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Just Elementary, Inc. » Business Tips, SBA » Basics of Applying for Lines of Credit, Working Capital & Business Acquisition Loans

Basics of Applying for Lines of Credit, Working Capital & Business Acquisition Loans

Trying to get a Working Capital Loan, Line of Credit of Business Acquisition Loan?

There are a lot of erroneous perceptions among business people about which facts, figures and terms are important in getting a loan and which bank to get loans from.

If you are just starting out in business, one possible benefit from banking with a smaller community bank that is that you will be a bigger fish in a smaller pond, and you will get the accompanying attention and level of service to go a long with it.  Of course, make sure that the community bank that you are considering actually offers business loans, such as Working Capital Loans, Lines of Credit and Business Acquisition loans.   If the answers are affirmative, then you need to find out which types of businesses and industries they are comfortable lending to.  Let’s say  you are in the light manufacturing space, make sure the bank has not been burned on loans to other companies in your industry.  If so, they will be gun shy.  Remember the adage, once bitten twice shy.  So check around with banks until you find a few choices that are comfortable and familiar with the industry that your business is in.

Beyond that here are some other things you need to be aware of:

Have a business balance sheet ready.

A balance sheet is a document that lists the total assets of the business along with the total liabilities of the business.  The difference between the assets and the liabilities is the owner’s equity in the business.  The balance is a snapshot picture of the health of the business on the day the balance is prepared as of.   Balance sheets adjust daily as the cash on hand varies as do liabilities as they are paid off or accrued over time.


The first part of a balance sheet lists the Assets.  The assets include the cash in bank accounts and other property owned by the business.  Two main types of assets are current assets and fixed assets.  Current assets are the type of assets that can be made liquid in less than 12 months time, and fixed assets are those are not easily liquid, such as equipment, real estate and leasehold improvements.


The second part of a balance sheet list out the Liabilities in the same fashion, short term (aka current liabilities) and long term liabilities.  Short Term liabilities includes Accounts Payable, while Long Term Liabilities include things such as warranty obligations.  Liabilities are debts and obligations that the business is responsible for.

Cash Flow

Cash Flow is another important term to understand when preparing to apply for a loan or line of credit.  Cash flow to you may mean profits, but from the banks’ perspective it means the ability of the business to repay debts, support the on-going operations of the company and meet the owner’s personal demands.  For example, if you are trying to get an SBA acquisition loan,  the bank will factor in how much you personally need to live off of, how much the repayment of the proposed loan is going to cost the business, and how much on-going working capital is needed.   So, with numbers, let’s say you need $120,000 annually to support your personal household, and the loan repayment annually is going to be $60,000, and the business needs another $40,000 annually in set aside profits for capital improvement accounts, the total of the above three is $220,000.  Now let’s say that the business has a track record of profiting $250,000 annually, will the bank feel comfortable extending the loan to the buyer or owner of the business?   Probably not, because even though there would be $30,000 left over on an annual basis, that would be too small of a margin for error for a bank’s comfort.  One tip you can take away from this, is to not bite off more personal debt if you are in the near term planning stages of buying a business, or attempting to get a Line of Credit or Working Capital for your business.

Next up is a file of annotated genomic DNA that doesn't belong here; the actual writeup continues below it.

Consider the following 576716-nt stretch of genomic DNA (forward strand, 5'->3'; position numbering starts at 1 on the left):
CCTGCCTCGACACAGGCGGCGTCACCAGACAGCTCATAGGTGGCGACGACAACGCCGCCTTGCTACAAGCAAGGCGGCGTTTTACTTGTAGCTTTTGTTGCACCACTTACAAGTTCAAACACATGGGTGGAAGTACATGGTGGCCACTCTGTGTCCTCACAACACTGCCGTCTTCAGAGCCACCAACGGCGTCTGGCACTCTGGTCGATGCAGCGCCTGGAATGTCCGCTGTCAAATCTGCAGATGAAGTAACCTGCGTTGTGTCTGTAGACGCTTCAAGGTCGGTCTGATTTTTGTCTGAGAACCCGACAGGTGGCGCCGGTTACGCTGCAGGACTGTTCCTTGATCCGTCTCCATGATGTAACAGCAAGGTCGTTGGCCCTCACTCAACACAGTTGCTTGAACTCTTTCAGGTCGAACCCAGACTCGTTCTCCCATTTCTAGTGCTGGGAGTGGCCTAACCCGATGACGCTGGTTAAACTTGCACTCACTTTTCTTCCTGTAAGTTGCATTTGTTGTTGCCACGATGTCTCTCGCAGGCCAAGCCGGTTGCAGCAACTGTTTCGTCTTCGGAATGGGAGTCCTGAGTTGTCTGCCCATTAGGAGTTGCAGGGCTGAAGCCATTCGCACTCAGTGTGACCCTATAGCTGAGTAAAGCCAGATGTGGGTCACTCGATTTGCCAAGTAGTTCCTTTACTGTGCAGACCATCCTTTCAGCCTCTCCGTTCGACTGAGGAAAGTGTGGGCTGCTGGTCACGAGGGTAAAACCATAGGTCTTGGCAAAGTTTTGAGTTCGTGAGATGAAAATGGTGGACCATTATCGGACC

Collateral are assets owned by the business pledged to the bank in the event that the business is not able to pay off it’s loan.  If you are doing an SBA 504 loan, then the typical collateral is the real estate involved in the purchase.  If you are doing an SBA 7A loan, the collateral is typically the business property (FF&E etc.) and frequently also a piece of personally owned real estate is also pledged.  Collateral is important to getting loans, as banks want easily liquidatable assets to sell off to minimize losses on loans in case of non-repayment.


Leverage is a term used to describe how much debt your business has relative to its assets and cash flow.  Long story short, banks will be less likely to lend the more leveraged you are.   For a variety of reasons, if the business is already quite heavily leveraged, then the collateral is likely to be already pledged elsewhere, and the business has a smaller margin for error when it comes to repayment.

Underwriting Committee

The underwriting committee is the group of people in the bank that make the final decisions on the loans approved by the bank.  Most of the time, you will be interfacing with someone from the bank who is not on the underwriting committee when you are preparing and submitting your application.  This is especially true if you are working with a big name bank, which is another advantage with smaller regional or community banks.  Make sure when you are given updates about the progress of your loan application that you get them from the underwriting committee.

For More information on how Just Elementary, Inc., Commercial Business brokers can help you navigate the bank financing process, please contact our Client Care Manager, Sonia Chhabra, (888) 926-9193 or email


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